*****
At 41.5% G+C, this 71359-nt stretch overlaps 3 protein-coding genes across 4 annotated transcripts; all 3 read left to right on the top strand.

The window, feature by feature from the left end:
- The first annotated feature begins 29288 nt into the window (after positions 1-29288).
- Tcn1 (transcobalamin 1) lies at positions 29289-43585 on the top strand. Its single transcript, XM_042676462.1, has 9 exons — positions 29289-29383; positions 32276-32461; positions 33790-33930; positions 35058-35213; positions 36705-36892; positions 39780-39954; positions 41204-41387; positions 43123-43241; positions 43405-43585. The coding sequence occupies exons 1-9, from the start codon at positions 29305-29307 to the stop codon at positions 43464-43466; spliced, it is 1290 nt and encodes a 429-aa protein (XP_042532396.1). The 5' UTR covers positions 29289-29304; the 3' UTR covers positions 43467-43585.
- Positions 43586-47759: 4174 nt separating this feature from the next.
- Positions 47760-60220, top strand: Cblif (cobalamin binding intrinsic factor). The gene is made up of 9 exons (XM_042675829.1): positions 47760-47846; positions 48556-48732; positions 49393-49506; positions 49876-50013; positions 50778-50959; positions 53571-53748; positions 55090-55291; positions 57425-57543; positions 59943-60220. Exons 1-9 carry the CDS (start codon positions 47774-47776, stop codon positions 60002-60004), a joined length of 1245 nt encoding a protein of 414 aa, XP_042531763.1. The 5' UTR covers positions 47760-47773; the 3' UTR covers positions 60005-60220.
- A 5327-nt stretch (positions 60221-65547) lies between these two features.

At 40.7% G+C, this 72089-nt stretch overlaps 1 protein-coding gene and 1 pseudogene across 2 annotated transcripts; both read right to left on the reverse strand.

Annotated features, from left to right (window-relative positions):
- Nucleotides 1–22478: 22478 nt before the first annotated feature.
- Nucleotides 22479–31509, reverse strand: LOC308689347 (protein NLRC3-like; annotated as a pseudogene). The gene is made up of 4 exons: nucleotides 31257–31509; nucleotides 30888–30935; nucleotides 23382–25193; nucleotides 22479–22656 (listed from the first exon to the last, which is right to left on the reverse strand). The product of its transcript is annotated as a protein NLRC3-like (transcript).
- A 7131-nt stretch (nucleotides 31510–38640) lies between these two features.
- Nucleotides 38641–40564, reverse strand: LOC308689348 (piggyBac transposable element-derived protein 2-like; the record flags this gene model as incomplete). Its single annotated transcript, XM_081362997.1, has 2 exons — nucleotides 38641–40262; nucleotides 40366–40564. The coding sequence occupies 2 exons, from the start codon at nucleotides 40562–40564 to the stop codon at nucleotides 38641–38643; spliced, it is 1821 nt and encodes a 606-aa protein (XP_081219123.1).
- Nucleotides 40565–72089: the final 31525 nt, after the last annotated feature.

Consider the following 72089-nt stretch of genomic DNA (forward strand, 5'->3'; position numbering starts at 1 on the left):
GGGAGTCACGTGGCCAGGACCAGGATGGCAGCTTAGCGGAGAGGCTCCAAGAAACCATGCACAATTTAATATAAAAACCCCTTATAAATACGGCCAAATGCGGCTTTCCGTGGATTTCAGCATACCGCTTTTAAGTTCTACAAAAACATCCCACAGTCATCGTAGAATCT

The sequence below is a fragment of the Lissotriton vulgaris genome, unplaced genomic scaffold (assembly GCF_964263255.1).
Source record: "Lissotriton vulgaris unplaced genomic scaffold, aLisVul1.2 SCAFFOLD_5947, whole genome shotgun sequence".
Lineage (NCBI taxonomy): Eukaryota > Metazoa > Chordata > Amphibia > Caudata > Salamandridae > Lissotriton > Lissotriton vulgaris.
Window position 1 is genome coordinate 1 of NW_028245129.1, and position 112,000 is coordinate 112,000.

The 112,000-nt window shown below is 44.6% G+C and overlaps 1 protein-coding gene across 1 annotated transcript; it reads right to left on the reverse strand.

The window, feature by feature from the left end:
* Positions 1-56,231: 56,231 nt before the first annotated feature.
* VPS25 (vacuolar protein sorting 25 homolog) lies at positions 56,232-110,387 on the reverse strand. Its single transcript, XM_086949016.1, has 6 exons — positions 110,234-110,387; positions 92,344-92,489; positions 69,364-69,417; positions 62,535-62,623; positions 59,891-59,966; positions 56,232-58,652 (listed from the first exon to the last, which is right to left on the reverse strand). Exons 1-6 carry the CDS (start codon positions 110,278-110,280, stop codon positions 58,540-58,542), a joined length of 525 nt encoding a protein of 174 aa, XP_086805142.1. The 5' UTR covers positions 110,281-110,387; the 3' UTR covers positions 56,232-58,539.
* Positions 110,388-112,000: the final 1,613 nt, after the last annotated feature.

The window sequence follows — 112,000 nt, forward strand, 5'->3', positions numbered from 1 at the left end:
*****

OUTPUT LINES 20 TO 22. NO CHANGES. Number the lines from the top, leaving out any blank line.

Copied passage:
Window position 1 is genome coordinate 1 of NW_028245129.1, and position 112,000 is coordinate 112,000.

The 112,000-nt window shown below is 44.6% G+C and overlaps 1 protein-coding gene across 1 annotated transcript; it reads right to left on the reverse strand.

The window, feature by feature from the left end: